Ponant’s Le Lapérouse will be the staging area for a solar eclipse party in the Timor Sea in 2023.
Courtesy of Ponant
People will often travel far to see the rare celestial occurrence of a solar or lunar eclipse. But sometimes, the areas within the line of totality—where the eclipses are visible from Earth—aren’t very accessible because they aren’t actually on dry land. They’re out in the middle of a body of water. Enter: cruise ships.
Regardless of whether you’re a full-blown astronomer or just a casual observer of the cosmos, seeing an eclipse from a ship is bound to make any sailing even more sublime. Thankfully, several cruise ship lines have seized on the opportunity to provide passengers with this stellar opportunity and have incorporated the chance to spot an eclipse into their itineraries. Added bonus: They all take place in gorgeous destinations.
These forthcoming cruises all coincide with an eclipse.
Passengers on Holland America Line’s 7-Day Western Caribbean cruise, sailing from and returning to Ft. Lauderdale in Florida aboard the 2,666-passenger Nieuw Statendam, will be able to catch a total lunar eclipse while sailing between the Bahamas and Jamaica on November 8.
Following a day at Half Moon Cay, Holland America Line’s private island in the Bahama, and a day at sea, guests will have to get up early for the cosmic show.
The total lunar eclipse begins around 3 a.m. local time, with Earth’s shadow completely blocking the sun’s light at 5:59 a.m. local time.
From there, the ship will also visit Ocho Rios, Jamaica, Georgetown in the Cayman Islands, and Key West, Florida.
A zodiac cruise on the King George River in Australia’s Kimberly region.
Courtesy of Ponant
During a 16-day sailing to eastern Indonesia, East Timor, and the Kimberley region of Australia, French line Ponant’s 188-passenger Le Lapérouse will catch a total solar eclipse on April 20, 2023.
It’s one of only five total solar eclipses remaining worldwide this decade. For this special voyage, two Smithsonian experts (associate director of science at NASA Goddard Space Flight Center Alex Young and historian Craig Benjamin) will be on hand to help guide guests’ viewing experience.
The sailing starts in Bali before cruising over to Komodo National Park for two days of searching for the park’s eponymous dragons. The following two days are about diving into the cultural and natural wonders of East Timor, like soaking up the Portuguese art scene of the capital, Dili, and snorkeling in the reefs of the Coral Triangle. After crossing the Timor Sea, cruisers will arrive in Wyndham, the northernmost town in Western Australia. Part of the Kimberley region, this area of Australia is often referred to as the “Antarctica of the tropics” because it is a vast and remote region with myriad waterfalls, white-sand beaches, thick mangrove forests, and the largest population of migrating humpback whales on the planet.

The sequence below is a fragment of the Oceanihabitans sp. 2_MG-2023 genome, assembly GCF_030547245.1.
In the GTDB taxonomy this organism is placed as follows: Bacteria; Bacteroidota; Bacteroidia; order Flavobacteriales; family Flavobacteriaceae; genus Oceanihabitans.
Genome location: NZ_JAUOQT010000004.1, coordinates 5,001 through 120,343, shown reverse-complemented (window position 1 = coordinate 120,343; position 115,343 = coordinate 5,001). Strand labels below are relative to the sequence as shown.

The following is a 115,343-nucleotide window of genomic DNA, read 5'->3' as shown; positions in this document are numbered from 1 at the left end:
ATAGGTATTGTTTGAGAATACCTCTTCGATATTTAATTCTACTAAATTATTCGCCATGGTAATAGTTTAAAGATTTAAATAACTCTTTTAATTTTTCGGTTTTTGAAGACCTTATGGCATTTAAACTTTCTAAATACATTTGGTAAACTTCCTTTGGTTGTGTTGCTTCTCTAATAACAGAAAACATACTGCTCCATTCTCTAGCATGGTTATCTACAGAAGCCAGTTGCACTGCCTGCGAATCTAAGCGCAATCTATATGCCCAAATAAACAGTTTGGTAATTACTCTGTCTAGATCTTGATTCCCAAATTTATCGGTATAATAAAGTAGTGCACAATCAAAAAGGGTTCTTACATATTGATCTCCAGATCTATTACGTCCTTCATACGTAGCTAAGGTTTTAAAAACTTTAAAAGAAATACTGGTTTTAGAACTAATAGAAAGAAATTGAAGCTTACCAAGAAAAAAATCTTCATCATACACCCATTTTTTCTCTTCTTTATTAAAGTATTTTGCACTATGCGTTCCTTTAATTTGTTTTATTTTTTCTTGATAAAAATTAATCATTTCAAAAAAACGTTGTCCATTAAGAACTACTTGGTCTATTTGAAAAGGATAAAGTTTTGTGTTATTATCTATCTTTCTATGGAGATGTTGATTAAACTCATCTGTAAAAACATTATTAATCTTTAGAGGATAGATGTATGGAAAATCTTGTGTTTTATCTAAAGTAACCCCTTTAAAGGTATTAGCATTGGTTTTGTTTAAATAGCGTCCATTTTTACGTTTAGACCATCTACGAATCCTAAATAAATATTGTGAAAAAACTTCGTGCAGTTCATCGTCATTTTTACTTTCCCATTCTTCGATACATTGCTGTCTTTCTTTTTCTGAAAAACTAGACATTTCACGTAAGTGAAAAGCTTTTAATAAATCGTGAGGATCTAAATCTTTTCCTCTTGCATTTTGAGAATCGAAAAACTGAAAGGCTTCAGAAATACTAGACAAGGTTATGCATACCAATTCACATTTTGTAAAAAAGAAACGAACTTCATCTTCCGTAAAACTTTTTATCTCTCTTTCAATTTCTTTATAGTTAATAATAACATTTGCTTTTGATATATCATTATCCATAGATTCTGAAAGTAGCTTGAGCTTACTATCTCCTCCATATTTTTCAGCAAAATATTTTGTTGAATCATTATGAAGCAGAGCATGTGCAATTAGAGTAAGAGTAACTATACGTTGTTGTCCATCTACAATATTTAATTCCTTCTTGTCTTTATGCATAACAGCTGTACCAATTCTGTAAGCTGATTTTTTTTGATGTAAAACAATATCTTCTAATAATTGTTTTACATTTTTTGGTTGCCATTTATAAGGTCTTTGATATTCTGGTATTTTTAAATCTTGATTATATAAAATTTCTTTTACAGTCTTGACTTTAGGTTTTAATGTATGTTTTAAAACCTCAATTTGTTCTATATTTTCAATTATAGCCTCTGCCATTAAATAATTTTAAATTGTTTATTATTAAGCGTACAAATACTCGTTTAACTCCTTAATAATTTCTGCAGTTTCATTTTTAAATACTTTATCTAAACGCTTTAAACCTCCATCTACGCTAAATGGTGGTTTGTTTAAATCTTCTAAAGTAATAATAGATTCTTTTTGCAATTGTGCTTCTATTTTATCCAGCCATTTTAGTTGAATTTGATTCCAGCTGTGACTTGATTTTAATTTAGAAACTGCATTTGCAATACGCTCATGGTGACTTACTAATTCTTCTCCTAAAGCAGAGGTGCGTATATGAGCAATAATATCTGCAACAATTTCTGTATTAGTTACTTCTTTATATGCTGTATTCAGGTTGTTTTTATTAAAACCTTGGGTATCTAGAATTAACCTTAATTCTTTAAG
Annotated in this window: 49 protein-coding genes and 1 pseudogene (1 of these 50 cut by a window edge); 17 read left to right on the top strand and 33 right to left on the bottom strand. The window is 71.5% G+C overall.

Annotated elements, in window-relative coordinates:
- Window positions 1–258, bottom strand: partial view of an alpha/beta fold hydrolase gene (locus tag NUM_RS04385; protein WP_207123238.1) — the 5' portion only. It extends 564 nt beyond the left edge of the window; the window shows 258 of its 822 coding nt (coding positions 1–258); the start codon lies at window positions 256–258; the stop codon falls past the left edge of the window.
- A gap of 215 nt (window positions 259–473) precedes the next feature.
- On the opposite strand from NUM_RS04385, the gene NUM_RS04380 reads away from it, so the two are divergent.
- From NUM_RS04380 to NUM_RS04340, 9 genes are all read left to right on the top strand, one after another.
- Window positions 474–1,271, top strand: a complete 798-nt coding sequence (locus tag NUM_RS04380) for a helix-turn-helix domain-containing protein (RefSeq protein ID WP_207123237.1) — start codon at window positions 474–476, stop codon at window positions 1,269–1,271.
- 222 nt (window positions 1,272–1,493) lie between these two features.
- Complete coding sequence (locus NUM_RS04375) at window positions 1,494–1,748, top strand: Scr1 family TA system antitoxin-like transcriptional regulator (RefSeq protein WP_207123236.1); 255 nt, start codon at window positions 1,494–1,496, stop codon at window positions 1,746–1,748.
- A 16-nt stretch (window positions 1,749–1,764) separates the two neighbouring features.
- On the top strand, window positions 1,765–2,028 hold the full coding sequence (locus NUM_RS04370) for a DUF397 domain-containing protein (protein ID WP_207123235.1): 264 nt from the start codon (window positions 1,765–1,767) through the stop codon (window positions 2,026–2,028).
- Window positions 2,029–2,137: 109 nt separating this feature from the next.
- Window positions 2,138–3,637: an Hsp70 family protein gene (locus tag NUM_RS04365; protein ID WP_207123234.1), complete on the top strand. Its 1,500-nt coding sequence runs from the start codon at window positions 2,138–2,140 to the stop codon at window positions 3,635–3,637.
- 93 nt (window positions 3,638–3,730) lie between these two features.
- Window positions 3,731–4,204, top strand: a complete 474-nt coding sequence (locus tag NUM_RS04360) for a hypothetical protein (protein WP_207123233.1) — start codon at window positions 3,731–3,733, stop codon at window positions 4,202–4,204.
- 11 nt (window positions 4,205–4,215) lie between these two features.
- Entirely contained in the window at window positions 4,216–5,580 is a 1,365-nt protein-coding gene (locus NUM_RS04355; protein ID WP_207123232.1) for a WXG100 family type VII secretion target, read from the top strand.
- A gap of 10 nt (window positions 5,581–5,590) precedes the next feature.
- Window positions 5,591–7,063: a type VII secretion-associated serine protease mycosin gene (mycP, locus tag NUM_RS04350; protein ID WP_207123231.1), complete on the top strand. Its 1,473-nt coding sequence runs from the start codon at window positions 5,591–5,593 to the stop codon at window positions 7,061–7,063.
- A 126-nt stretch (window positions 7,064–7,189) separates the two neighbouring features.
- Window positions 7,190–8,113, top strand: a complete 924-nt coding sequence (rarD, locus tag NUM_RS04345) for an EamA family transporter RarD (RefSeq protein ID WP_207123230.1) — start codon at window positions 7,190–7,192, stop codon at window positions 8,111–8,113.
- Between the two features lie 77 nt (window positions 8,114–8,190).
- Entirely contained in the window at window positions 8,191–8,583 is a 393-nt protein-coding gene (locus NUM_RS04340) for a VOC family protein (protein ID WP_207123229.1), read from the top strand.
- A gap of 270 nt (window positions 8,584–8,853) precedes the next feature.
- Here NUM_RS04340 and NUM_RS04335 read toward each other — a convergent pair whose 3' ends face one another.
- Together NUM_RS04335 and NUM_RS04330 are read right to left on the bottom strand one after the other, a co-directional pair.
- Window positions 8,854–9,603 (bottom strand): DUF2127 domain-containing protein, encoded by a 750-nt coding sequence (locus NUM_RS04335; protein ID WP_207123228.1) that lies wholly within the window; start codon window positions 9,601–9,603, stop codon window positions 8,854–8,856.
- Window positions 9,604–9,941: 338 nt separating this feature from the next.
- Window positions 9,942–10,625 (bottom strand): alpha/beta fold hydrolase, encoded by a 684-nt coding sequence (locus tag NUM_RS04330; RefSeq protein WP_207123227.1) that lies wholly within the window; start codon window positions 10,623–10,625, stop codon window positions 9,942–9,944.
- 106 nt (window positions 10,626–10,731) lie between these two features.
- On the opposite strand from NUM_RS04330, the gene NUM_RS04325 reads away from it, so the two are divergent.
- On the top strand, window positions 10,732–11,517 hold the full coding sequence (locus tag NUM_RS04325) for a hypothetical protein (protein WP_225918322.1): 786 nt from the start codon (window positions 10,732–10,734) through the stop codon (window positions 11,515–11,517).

From there, Le Lapérouse will sail back into the Timor Sea to stage herself in a prime position for viewing the eclipse, which will take place from late morning to early afternoon on April 20.
Following the eclipse, the sailing continues for three more days in the Kimberley region, exploring Collier Bay, where the highlight is the world’s only horizontal waterfall. Sir David Attenborough described it as “one of the greatest wonders of the natural world.” The trip concludes in Broome, on the far north coast of Western Australia.
Typically, UnCruise Adventures Belize itineraries depart on Saturdays in October and November for a seven-night cruise. But to coincide with the Annular Solar Eclipse on October 13, 2023, UnCruise is offering an extended eight-night sailing so guests can catch the eclipse early on October 14.
The cruise embarks from Belize City aboard the 66-passenger Safari Voyager, bound for Laughing Bird Cave National Park. That’s where guests will be able to watch the eclipse. From there, the ship will sail to Guatemala for two days of hiking in rain-forest parks, kayaking in the Rio Dulce, and exploring Livingston. On the final three full days, guests will sail back to Belize to visit Mayan ruins, kayak in Payne’s Creek National Park, and listen for the calls of crested guans and Amazon kingfishers on a trek within the Cockscomb Basin Wildlife Sanctuary. The trip concludes in Belize City, although there is the option to extend with hotel nights and cultural land tours to further explore Belize.
Second only to an eclipse, penguins are the highlight of this Aurora sailing.
Antarctic sailings are incredible in their own right, but one of Aurora Expeditions’ Falklands~Malvinas and Antarctic Peninsula sailings in 2023 will coincide with a partial lunar eclipse.
The 16-day sailing aboard the 132-passenger Greg Mortimer technically starts in Santiago, Chile, with a welcome reception and prevoyage briefing, before a charter flight the following morning to Stanley, the capital of the Falklands. The itinerary for the next three days will involve looking for penguins and black-browed albatross colonies among the Falklands’ rugged coastline and rolling moorlands. Then two days will be at sea, crossing the infamous Drake Passage. It’s on the 28th that guests will have the opportunity to see the partial lunar eclipse.
Then it’s five days in Antarctica, where the landscape is almost lunar in its starkness, before turning around and heading to Ushuaia, Argentina, for debarkation.
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